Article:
Homeland Security issued a new terrorist threat alert Friday saying it has detected signs of life in al Qaeda ahead of the anniversary of the 2001 terrorist attacks.
The signs of life included the Islamist terrorist organization issuing its first new magazine in more than four years.
Homeland Security also reiterated its warnings over dangers stemming from what it has come to call racially or ethnically motivated violent extremists. It said that “increased societal strains” during the coronavirus pandemic may spur greater violence from those elements.
“The reopening of institutions, including schools, as well as several dates of religious significance over the next few months, could also provide increased targets of opportunity for violence though there are currently no credible or imminent threats identified to these locations,” the department said.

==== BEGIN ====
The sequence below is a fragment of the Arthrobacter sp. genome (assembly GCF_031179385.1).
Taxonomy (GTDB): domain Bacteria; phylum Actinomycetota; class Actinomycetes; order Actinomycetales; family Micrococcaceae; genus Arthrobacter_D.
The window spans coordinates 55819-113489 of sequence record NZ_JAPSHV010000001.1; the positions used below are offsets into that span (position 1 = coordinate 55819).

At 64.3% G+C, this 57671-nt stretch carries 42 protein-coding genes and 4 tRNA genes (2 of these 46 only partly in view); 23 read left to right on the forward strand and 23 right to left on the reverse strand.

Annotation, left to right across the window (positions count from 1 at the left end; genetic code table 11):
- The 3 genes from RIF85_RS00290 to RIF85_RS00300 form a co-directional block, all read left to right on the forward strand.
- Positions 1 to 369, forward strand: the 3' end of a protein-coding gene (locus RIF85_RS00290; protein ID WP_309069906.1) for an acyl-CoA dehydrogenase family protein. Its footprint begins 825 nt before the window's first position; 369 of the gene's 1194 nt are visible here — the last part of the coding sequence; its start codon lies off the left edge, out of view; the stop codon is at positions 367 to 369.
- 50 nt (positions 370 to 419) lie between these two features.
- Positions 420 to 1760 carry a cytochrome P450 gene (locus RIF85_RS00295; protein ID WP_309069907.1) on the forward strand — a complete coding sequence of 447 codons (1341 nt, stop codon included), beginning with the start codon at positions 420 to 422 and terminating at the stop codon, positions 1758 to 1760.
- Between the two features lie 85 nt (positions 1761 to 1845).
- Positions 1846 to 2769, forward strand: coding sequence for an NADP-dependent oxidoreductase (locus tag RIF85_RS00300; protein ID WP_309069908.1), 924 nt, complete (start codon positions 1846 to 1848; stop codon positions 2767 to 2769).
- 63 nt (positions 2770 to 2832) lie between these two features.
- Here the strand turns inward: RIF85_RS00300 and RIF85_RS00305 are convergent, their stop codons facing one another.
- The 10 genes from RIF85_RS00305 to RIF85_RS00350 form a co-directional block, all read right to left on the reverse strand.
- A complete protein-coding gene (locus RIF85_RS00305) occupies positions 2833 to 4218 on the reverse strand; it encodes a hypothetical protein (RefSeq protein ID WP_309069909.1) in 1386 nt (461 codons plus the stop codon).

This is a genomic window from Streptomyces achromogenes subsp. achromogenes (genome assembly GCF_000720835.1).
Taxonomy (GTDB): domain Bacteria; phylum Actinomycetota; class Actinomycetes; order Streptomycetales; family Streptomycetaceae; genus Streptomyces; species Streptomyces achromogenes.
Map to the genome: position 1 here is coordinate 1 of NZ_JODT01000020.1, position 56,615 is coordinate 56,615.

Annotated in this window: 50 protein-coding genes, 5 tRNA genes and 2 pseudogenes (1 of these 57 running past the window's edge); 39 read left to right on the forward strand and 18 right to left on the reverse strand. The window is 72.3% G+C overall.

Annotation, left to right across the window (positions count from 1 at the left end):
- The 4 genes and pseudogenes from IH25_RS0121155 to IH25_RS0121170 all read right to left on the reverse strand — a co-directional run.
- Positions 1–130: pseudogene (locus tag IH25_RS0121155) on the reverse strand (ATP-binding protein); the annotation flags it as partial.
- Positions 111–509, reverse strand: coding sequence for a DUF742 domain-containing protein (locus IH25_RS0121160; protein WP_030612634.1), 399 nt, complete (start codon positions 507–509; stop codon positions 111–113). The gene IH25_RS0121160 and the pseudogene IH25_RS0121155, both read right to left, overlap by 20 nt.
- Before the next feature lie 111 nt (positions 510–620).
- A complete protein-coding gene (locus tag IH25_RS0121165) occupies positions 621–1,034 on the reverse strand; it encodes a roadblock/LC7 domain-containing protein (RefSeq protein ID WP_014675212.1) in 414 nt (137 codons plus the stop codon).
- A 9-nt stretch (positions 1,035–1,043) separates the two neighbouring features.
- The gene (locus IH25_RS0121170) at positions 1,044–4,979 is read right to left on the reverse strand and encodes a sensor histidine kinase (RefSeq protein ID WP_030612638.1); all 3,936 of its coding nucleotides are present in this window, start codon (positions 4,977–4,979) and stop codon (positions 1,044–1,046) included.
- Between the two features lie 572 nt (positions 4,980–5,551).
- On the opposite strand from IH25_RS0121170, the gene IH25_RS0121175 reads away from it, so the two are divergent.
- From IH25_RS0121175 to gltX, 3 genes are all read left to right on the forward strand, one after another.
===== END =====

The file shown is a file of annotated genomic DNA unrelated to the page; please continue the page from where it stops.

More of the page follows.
And Homeland Security again blamed Russia, China and Iran for fomenting discord by amplifying ongoing battles over the origins of the coronavirus and the efficacy of vaccines.
Under the Biden administration, the federal government has placed a special emphasis on domestic groups, and the new threat assessment devotes more coverage to those groups than the other threats.
“These actors are increasingly exploiting online forums to influence and spread violent extremist narratives and promote violent activity,” the department said.
The al Qaeda warning comes a month ahead of the anniversary of the Sept. 11, 2001, attacks on New York and Washington that left nearly 3,000 people dead.
Homeland Security said al Qaeda in the Arabian Peninsula issued the first English-language installment of its Inspire magazine in more than four years, “which demonstrates that foreign terrorist organizations continue efforts to inspire U.S.-based individuals susceptible to violent extremist influences.”
The threat assessment expires Nov. 11.
Homeland Security said its responses, in addition to vigilance and cooperation, include “advancing authoritative sources of information” to try to head off what it called “false narratives.”